During direct laryngoscopy, a bullous lesion was noted in the posterior pharynx that obstructed the majority of the pharyngeal space. Palpation of this lesion demonstrated it to be an air-filled sac within the submucosal tissue. A quick survey of the neck and upper chest failed to demonstrate any subcutaneous emphysema. Because clinical suspicion included a pharyngeal dissection, suction was connected to the nasal airway with subsequent reduction and disappearance of the bullous lesion. Once the airway obstruction was reduced, the nasal airway was removed and the trachea was reintubated orally, with rapid improvement in clinical condition.
Examination by an otolaryngologist demonstrated that the nasal airway had dissected into the retropharyngeal position, with a small (1.5 cm diameter) residual submucosal bulla. The trachea was left intubated overnight and was extubated the next morning without incident. No antibiotics were given. Subsequent evaluation by the otolaryngology service demonstrated no scarring or other chronic airway difficulty.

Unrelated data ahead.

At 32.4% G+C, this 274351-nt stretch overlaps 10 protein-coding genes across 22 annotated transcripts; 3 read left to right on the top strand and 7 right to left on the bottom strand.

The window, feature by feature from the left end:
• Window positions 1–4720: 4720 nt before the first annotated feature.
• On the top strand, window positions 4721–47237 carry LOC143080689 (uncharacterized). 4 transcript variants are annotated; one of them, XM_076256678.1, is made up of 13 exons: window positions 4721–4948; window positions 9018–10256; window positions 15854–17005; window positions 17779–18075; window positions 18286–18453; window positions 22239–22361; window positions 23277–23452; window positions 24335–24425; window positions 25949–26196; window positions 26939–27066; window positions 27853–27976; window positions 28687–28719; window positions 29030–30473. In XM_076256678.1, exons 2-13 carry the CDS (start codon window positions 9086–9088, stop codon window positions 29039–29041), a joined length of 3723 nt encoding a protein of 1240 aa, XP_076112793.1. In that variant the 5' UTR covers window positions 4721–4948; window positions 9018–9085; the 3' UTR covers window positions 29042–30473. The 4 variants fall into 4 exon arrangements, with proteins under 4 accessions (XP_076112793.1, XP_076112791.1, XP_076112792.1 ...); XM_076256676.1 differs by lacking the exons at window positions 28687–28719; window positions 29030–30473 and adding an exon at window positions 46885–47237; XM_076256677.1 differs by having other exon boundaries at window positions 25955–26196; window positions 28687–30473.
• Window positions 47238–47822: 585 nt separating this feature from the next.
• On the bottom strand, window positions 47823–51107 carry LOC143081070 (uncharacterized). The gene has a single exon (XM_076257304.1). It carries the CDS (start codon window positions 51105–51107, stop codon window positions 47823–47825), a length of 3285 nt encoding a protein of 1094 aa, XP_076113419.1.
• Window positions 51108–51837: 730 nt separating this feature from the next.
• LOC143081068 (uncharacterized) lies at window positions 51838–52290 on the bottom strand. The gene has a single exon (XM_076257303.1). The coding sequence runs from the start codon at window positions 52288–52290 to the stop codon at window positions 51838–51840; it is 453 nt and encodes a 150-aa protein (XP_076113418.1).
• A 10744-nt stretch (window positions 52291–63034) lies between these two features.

Nasal airways (so-called "trumpets") are airway adjuncts commonly used in PACUs and in intensive care units. Trumpets cause less stimulation than do oral airways and are commonly used immediately after extubation to help maintain airway patency in patients emerging from anesthesia. In addition to airway protection, trumpets allow easy access to the pharynx for suctioning and airway clearance, plus facilitation of bag-valve-mask-assisted ventilation. The established risks of nasal trumpets include traumatic injury to nasal turbinates, bleeding, and obstruction of sinus passages. We were unable to find any reports of dissection of the posterior pharyngeal wall using a nasal airway.